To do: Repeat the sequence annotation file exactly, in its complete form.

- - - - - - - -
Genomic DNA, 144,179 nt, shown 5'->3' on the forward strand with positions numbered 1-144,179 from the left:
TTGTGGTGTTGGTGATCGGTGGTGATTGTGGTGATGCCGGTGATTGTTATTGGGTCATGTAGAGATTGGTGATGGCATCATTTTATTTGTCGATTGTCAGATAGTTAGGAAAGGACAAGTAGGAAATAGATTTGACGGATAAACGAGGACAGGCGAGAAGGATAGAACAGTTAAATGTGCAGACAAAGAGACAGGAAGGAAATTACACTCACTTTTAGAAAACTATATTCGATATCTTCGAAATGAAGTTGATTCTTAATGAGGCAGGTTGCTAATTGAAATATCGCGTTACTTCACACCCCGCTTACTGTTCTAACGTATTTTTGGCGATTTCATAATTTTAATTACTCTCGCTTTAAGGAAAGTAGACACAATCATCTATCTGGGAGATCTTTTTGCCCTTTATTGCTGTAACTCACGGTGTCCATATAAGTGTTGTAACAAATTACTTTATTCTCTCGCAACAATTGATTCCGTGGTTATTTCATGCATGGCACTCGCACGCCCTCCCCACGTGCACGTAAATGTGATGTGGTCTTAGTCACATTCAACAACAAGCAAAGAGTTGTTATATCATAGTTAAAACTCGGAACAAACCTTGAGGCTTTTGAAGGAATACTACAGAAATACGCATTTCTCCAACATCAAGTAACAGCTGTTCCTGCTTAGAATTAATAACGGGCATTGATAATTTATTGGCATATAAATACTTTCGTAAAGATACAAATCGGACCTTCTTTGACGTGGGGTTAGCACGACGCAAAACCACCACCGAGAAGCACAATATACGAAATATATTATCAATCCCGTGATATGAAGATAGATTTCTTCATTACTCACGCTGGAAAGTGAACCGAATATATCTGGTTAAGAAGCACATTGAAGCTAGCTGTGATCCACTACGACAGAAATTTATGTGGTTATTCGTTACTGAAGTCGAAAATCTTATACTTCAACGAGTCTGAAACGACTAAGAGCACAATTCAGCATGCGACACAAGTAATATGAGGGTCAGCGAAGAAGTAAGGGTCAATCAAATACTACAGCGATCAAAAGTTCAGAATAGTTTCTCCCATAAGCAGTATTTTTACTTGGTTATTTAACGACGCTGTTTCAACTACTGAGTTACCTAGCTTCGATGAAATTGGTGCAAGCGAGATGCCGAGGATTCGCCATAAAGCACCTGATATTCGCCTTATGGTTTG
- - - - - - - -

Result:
Genomic DNA, 144,179 nt, shown 5'->3' on the forward strand with positions numbered 1-144,179 from the left:
TTGTGGTGTTGGTGATCGGTGGTGATTGTGGTGATGCCGGTGATTGTTATTGGGTCATGTAGAGATTGGTGATGGCATCATTTTATTTGTCGATTGTCAGATAGTTAGGAAAGGACAAGTAGGAAATAGATTTGACGGATAAACGAGGACAGGCGAGAAGGATAGAACAGTTAAATGTGCAGACAAAGAGACAGGAAGGAAATTACACTCACTTTTAGAAAACTATATTCGATATCTTCGAAATGAAGTTGATTCTTAATGAGGCAGGTTGCTAATTGAAATATCGCGTTACTTCACACCCCGCTTACTGTTCTAACGTATTTTTGGCGATTTCATAATTTTAATTACTCTCGCTTTAAGGAAAGTAGACACAATCATCTATCTGGGAGATCTTTTTGCCCTTTATTGCTGTAACTCACGGTGTCCATATAAGTGTTGTAACAAATTACTTTATTCTCTCGCAACAATTGATTCCGTGGTTATTTCATGCATGGCACTCGCACGCCCTCCCCACGTGCACGTAAATGTGATGTGGTCTTAGTCACATTCAACAACAAGCAAAGAGTTGTTATATCATAGTTAAAACTCGGAACAAACCTTGAGGCTTTTGAAGGAATACTACAGAAATACGCATTTCTCCAACATCAAGTAACAGCTGTTCCTGCTTAGAATTAATAACGGGCATTGATAATTTATTGGCATATAAATACTTTCGTAAAGATACAAATCGGACCTTCTTTGACGTGGGGTTAGCACGACGCAAAACCACCACCGAGAAGCACAATATACGAAATATATTATCAATCCCGTGATATGAAGATAGATTTCTTCATTACTCACGCTGGAAAGTGAACCGAATATATCTGGTTAAGAAGCACATTGAAGCTAGCTGTGATCCACTACGACAGAAATTTATGTGGTTATTCGTTACTGAAGTCGAAAATCTTATACTTCAACGAGTCTGAAACGACTAAGAGCACAATTCAGCATGCGACACAAGTAATATGAGGGTCAGCGAAGAAGTAAGGGTCAATCAAATACTACAGCGATCAAAAGTTCAGAATAGTTTCTCCCATAAGCAGTATTTTTACTTGGTTATTTAACGACGCTGTTTCAACTACTGAGTTACCTAGCTTCGATGAAATTGGTGCAAGCGAGATGCCGAGGATTCGCCATAAAGCACCTGATATTCGCCTTATGGTTTG